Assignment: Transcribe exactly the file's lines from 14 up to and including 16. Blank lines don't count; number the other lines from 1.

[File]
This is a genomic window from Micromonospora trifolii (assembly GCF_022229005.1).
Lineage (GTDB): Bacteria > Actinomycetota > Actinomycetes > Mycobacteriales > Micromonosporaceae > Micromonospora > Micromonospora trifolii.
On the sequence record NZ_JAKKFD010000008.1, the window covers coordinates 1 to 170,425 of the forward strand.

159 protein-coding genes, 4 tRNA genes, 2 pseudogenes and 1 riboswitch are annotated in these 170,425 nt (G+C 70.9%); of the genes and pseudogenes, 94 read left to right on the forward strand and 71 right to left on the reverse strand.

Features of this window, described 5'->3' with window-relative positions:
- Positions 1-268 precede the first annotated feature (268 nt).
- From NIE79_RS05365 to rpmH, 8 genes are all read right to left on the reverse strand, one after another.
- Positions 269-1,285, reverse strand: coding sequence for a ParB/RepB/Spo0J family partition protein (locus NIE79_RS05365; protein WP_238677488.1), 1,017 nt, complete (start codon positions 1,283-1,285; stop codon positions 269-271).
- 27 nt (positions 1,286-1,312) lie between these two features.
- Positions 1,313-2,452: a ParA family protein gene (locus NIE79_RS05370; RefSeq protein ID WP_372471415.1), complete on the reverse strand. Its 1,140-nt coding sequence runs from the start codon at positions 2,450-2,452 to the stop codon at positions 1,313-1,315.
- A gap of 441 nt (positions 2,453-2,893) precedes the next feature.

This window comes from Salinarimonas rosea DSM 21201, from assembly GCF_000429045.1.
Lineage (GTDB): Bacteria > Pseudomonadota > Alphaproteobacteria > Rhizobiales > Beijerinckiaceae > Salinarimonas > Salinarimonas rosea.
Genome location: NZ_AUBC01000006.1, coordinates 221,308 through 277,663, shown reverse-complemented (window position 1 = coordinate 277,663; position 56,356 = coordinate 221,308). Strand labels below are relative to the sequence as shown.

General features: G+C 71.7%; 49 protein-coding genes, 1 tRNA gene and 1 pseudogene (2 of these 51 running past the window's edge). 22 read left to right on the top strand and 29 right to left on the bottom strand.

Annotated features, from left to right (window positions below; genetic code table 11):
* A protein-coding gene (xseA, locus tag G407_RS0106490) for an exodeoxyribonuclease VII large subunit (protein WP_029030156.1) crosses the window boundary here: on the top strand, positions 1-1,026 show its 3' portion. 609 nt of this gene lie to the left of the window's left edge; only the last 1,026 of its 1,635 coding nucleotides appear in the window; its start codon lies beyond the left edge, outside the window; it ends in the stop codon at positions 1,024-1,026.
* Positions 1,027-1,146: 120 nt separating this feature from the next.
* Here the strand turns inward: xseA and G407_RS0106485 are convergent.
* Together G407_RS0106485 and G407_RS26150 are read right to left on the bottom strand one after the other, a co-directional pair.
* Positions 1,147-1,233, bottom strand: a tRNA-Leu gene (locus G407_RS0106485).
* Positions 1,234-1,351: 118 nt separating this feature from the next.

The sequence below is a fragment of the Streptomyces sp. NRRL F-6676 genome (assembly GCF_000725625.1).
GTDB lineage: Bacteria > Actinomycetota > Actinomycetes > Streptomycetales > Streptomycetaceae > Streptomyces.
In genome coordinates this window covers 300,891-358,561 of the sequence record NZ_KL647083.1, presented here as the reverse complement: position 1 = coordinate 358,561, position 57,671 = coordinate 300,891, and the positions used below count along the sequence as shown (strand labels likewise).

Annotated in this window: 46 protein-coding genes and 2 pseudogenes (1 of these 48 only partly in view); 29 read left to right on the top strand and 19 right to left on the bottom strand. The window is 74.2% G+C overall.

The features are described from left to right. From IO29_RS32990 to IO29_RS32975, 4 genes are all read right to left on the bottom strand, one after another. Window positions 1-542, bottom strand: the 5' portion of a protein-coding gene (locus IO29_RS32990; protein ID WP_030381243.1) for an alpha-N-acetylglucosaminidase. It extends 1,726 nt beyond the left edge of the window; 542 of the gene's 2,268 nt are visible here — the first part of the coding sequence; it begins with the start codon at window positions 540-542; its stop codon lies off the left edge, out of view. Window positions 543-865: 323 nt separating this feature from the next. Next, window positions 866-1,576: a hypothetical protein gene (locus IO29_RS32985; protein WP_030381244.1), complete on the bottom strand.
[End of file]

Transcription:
Genome location: NZ_AUBC01000006.1, coordinates 221,308 through 277,663, shown reverse-complemented (window position 1 = coordinate 277,663; position 56,356 = coordinate 221,308). Strand labels below are relative to the sequence as shown.

General features: G+C 71.7%; 49 protein-coding genes, 1 tRNA gene and 1 pseudogene (2 of these 51 running past the window's edge). 22 read left to right on the top strand and 29 right to left on the bottom strand.

Annotated features, from left to right (window positions below; genetic code table 11):